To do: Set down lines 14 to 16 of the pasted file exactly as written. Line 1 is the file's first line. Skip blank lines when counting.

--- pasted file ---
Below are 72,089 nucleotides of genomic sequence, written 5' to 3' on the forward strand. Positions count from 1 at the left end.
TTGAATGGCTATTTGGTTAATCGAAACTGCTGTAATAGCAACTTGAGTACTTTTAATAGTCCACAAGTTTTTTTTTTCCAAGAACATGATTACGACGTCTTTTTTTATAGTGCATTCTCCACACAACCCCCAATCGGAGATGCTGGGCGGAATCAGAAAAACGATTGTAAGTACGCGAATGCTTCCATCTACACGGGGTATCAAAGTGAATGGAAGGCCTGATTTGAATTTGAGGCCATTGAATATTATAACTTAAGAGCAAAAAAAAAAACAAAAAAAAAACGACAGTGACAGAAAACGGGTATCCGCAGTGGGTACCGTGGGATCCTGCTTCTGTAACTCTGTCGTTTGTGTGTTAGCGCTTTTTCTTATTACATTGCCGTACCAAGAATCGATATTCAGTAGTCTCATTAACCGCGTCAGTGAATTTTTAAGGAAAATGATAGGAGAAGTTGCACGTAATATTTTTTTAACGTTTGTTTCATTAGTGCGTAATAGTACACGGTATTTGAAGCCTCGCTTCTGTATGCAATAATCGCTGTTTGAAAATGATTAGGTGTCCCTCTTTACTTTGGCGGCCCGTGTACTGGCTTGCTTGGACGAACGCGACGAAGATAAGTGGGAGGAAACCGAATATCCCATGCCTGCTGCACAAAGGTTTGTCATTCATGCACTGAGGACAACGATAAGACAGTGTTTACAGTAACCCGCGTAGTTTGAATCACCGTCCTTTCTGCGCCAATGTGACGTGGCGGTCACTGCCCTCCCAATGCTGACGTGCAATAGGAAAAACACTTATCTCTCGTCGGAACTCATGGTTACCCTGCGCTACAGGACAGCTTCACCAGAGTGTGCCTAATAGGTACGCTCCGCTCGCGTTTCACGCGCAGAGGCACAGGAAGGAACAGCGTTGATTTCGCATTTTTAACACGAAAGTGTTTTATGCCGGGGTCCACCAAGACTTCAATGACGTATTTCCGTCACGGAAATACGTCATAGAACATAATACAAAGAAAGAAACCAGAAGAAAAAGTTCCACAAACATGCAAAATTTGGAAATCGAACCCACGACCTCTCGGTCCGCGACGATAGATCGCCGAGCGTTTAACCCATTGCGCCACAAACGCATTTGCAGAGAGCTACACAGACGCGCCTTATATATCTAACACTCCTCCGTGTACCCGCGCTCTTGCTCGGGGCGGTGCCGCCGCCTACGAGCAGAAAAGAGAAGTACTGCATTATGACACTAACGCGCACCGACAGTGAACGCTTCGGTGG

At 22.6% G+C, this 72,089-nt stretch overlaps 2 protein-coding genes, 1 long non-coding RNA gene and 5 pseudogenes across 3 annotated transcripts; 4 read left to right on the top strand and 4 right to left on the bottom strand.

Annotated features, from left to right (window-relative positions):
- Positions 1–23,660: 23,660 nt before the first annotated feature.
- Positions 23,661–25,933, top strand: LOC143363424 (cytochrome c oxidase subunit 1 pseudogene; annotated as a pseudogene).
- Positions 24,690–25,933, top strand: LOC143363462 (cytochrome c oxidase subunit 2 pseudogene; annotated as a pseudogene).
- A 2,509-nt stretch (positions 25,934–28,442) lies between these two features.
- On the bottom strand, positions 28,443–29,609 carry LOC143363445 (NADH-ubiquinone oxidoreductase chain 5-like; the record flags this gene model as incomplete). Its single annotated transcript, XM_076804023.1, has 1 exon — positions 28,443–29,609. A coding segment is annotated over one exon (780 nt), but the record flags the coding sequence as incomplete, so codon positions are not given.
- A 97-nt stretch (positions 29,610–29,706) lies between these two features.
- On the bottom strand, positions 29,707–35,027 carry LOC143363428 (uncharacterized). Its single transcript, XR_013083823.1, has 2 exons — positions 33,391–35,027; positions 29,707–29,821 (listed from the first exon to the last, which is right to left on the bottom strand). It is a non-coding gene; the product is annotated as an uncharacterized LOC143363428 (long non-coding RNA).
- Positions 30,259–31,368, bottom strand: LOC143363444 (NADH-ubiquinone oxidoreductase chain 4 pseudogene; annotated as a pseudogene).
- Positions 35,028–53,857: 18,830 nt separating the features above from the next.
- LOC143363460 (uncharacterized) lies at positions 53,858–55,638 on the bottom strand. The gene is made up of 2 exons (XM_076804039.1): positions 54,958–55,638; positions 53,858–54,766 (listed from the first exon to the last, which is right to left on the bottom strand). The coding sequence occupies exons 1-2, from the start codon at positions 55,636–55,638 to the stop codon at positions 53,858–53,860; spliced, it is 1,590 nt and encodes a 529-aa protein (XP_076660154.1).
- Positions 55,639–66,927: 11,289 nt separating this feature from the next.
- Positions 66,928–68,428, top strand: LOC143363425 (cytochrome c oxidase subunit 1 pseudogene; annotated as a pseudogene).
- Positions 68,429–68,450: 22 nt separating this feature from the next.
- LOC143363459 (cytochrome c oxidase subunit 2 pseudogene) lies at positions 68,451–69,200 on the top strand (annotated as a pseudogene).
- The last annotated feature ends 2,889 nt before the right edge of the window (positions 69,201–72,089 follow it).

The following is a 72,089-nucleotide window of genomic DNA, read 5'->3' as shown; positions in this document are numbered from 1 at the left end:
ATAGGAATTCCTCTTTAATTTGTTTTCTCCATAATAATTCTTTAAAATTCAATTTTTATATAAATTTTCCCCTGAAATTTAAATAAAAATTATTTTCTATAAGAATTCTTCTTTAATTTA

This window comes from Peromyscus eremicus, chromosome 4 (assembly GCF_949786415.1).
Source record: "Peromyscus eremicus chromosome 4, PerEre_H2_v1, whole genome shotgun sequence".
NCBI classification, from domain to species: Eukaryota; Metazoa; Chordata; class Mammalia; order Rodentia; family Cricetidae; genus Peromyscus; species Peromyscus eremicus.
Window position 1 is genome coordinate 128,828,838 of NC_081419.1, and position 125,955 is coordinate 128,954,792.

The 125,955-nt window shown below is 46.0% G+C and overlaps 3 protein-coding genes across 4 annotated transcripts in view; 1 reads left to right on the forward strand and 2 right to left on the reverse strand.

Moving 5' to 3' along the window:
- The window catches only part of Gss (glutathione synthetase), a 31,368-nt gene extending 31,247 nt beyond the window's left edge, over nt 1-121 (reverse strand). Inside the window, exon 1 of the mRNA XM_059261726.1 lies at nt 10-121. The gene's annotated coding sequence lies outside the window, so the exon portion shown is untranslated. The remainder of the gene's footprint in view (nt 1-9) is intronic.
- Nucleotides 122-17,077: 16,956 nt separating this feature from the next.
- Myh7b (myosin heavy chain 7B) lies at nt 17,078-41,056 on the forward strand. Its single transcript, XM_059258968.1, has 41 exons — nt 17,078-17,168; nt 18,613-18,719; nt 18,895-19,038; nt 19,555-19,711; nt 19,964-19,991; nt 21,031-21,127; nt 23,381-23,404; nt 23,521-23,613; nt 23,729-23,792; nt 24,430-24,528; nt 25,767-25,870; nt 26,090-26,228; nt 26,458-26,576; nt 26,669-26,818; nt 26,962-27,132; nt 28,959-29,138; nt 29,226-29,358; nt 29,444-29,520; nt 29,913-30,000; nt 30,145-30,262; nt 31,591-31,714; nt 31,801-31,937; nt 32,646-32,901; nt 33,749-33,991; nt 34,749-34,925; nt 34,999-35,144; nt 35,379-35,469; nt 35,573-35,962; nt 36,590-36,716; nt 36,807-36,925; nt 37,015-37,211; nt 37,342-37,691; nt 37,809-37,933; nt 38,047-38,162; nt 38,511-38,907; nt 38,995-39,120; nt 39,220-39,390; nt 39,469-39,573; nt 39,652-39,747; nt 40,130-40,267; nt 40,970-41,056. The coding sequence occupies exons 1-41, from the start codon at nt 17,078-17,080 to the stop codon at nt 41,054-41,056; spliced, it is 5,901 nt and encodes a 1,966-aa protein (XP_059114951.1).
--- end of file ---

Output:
- LOC143363460 (uncharacterized) lies at positions 53,858–55,638 on the bottom strand. The gene is made up of 2 exons (XM_076804039.1): positions 54,958–55,638; positions 53,858–54,766 (listed from the first exon to the last, which is right to left on the bottom strand). The coding sequence occupies exons 1-2, from the start codon at positions 55,636–55,638 to the stop codon at positions 53,858–53,860; spliced, it is 1,590 nt and encodes a 529-aa protein (XP_076660154.1).
- Positions 55,639–66,927: 11,289 nt separating this feature from the next.
- Positions 66,928–68,428, top strand: LOC143363425 (cytochrome c oxidase subunit 1 pseudogene; annotated as a pseudogene).